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We report on the observation of quantized surface spin waves in periodic arrays of magnetic Ni81Fe19 wires by means of Brillouin light scattering spectroscopy. At small wavevectors (q_1 = 0 - 0.9*100000 cm^-1 ) several discrete, dispersionless modes with a frequency splitting of up to 0.9 GHz were observed for the wavevector oriented perpendicular to the wires. From the frequencies of the modes and the wavevector interval, where each mode is observed, the modes are identified as dipole-exchange surface spin wave modes of the film with quantized wavevector values determined by the boundary conditions at the lateral edges of the wires. With increasing wavevector the separation of the modes becomes smaller, and the frequencies of the discrete modes converge to the dispersion of the dipole-exchange surface mode of a continuous film.

The Fock space of bosons and fermions and its underlying superalgebra are represented by algebras of functions on a superspace. We define Gaussian integration on infinite dimensional superspaces, and construct superanalogs of the classical function spaces with a reproducing kernel - including the Bargmann-Fock representation - and of the Wiener-Segal representation. The latter representation requires the investigation of Wick ordering on Z 2 -graded algebras. As application we derive a Mehler formula for the Ornstein-Uhlenbeck semigroup on the Fock space.

An asymptotic-induced scheme for nonstationary transport equations with thediffusion scaling is developed. The scheme works uniformly for all ranges ofmean free paths. It is based on the asymptotic analysis of the diffusion limit ofthe transport equation. A theoretical investigation of the behaviour of thescheme in the diffusion limit is given and an approximation property is proven.Moreover, numerical results for different physical situations are shown and atheuniform convergence of the scheme is established numerically.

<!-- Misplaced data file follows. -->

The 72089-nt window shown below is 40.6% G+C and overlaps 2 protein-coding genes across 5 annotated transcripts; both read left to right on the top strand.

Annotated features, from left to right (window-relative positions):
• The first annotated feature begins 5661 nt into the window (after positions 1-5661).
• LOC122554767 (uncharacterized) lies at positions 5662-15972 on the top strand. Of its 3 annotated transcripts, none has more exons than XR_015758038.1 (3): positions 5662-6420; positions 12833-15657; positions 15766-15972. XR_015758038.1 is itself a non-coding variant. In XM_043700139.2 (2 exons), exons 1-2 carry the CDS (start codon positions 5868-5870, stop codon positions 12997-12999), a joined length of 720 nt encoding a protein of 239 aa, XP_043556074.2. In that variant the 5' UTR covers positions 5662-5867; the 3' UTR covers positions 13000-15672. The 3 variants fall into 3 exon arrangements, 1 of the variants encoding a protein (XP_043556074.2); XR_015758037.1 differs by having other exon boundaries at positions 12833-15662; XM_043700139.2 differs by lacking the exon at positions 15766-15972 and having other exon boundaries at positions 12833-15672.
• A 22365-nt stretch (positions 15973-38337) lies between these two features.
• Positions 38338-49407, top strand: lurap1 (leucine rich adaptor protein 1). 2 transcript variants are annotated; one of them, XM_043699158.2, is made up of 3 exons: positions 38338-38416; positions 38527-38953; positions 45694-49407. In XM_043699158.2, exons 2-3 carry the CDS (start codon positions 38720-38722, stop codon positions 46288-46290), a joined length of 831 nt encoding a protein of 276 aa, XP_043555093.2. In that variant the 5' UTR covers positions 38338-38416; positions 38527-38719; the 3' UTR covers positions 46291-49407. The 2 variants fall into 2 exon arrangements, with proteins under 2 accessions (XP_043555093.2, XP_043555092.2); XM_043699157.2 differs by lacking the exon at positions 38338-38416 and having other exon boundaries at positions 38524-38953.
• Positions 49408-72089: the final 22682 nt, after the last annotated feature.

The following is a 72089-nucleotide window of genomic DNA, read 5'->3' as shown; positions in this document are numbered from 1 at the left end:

The Multiple Objective Median Problem involves locating a new facility so that a vector of performance criteria is optimized over a given set of existing facilities. A variation of this problem is obtained if the existing facilities are situated on two sides of a linear barrier. Such barriers like rivers, highways, borders, or mountain ranges are frequently encountered in practice. In this paper, theory of the Multiple Objective Median Problem with line barriers is developped. As this problem is nonconvex but specially-structured, a reduction to a series of convex optimization problems is proposed. The general results lead to a polynomial algorithm for finding the set of efficient solutions. The algorithm is proposed for bi-criteria problems with different measures of distance.